In a departure from his standard form, Gordon Howie provides a quote from a named source in his continued misguided flacking for convicted felon Annette Bosworth. Howie somehow drags Bosworth’s Rapid City lawyer Robert Van Norman out to the blogosphere to spar with Attorney General Marty Jackley about the plea deals both sides considered before Bosworth went to trial:
I understand that there has been a controversy about whether or not Dr. Bosworth went to trial for dramatic effect as opposed to having been willing to settle her case pretrial. The defense always was open to discussing plea bargain terms that would have been based on a high grade misdemeanor(s). The State consistently refused that approach, insisting generally on a plea bargain based on a minimum of two felony charges [Robert Van Norman, quoted in Gordon Howie, “Is Marty Jackley Telling the Truth?” The Right Side, 2015.06.15].
Perhaps Howie gets the quote and the source correct, but he then falls back into getting his logic all wrong. Howie lines Van Norman’s claim alongside AG Jackley’s statement that the state offered Bosworth plea deals that would have left the convicted petition perjurer “in a better place then she currently is in relation to any potential sentence or permanent record” and concludes that AG Jackley is not telling the truth:
Jackley KNOWS that even ONE felony likely results in the loss of Bosworth’s license to practice medicine. How then, does a minimum of TWO place her in a better position?? [Howie, 2015.06.15]
Actually, there is no contradiction between the predictably parsed, lawyerly statements of Jackley and Van Norman. Two felony charges bring a lower maximum penalty than twelve felony charges. Pleading in general wins goodwill from the prosecution, the judge, and the taxpayers, who are spared the expense of a trial. The deal Van Norman says the state offered, while perhaps unsatisfactory to a client who believes she should never be held accountable for her crimes, would indeed have left that client in a better situation than carrying twelve felony convictions on her record.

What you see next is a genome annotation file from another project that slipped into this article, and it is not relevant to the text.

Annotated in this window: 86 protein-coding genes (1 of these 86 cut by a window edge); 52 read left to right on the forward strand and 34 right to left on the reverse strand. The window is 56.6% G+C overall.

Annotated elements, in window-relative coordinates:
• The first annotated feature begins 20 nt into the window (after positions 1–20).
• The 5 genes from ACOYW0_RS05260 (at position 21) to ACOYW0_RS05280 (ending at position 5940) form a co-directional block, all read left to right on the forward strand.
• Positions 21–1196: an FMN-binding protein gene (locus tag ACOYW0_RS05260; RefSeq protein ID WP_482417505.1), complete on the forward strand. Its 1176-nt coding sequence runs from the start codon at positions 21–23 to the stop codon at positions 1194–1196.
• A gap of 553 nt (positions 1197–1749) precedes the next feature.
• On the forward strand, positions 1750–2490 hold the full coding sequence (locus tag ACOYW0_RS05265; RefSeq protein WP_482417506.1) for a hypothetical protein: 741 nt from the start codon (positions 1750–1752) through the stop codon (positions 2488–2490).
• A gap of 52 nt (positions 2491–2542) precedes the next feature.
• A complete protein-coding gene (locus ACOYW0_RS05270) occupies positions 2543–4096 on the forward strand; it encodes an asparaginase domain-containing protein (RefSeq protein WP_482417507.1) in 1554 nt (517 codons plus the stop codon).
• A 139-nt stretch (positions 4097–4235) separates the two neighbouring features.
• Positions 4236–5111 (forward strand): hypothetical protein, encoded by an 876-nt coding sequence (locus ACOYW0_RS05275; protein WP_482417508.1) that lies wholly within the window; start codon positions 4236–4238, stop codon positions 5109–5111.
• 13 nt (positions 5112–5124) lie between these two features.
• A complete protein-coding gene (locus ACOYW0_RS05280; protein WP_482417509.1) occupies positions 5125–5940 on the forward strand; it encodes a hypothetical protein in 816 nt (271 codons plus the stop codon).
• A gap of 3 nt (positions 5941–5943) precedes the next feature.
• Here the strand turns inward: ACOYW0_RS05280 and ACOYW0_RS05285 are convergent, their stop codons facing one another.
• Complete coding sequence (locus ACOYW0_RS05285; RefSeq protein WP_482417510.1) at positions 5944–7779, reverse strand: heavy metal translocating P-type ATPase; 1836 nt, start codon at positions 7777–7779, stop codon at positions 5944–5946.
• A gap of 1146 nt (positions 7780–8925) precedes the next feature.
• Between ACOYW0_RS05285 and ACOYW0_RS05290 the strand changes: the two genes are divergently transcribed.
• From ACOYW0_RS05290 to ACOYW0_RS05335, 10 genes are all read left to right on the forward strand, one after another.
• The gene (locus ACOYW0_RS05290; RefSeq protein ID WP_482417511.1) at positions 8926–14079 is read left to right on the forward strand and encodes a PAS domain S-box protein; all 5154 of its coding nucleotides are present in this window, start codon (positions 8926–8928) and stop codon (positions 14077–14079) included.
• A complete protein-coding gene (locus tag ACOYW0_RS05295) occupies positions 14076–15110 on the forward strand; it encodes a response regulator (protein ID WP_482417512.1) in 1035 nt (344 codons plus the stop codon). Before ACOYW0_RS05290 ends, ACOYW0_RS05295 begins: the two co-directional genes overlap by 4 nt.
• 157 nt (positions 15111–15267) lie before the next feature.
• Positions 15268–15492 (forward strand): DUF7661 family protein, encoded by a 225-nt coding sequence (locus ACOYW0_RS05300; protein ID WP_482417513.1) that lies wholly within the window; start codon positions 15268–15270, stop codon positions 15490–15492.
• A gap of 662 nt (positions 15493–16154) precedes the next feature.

As for pleading to misdemeanors, to what misdemeanors could a petition perjurer plead? The Attorney General doesn’t make laws up to suit his political agenda (either his real agenda or that imputed to him by Howie). The Legislature writes South Dakota law. The Legislature defines perjury as a felony. The Legislature made its last amendments to our perjury laws in 2007, when they added the lighter Class 6 felony classification to the perjury penalties that previously were only as light as Class 5. The Legislature has not defined any such thing as “misdemeanor perjury.” The Legislature left the Attorney General with no lesser crime to which the defendant in this perjury case could plead.
In Howie’s Annettephoria, the strictures of state law probably prove the Legislature was part of the vast conspiracy against Bosworth six years before she announced her fake Senate candidacy.
But under the South Dakota law written by the Legislature, the actions laid out in the indictment against Bosworth constituted perjury. Under South Dakota law, perjury is a felony, not a misdemeanor. If Van Norman is telling the truth, we must logically conclude that the defense was asking the state to throw out its indictment and accept Bosworth’s guilty plea to lesser crimes that never drew the attention of investigators or the grand jury, if they happened at all.
The proper response to the Van Norman–Jackley sparring is, “So what?” Plea bargains are a favor, not a right. The state offered Bosworth a bargain; she wanted a bigger bargain. They failed to reach a deal. A jury thus got to hear the facts and find Bosworth guilty of every charge the state brought. Let’s close the case and move on.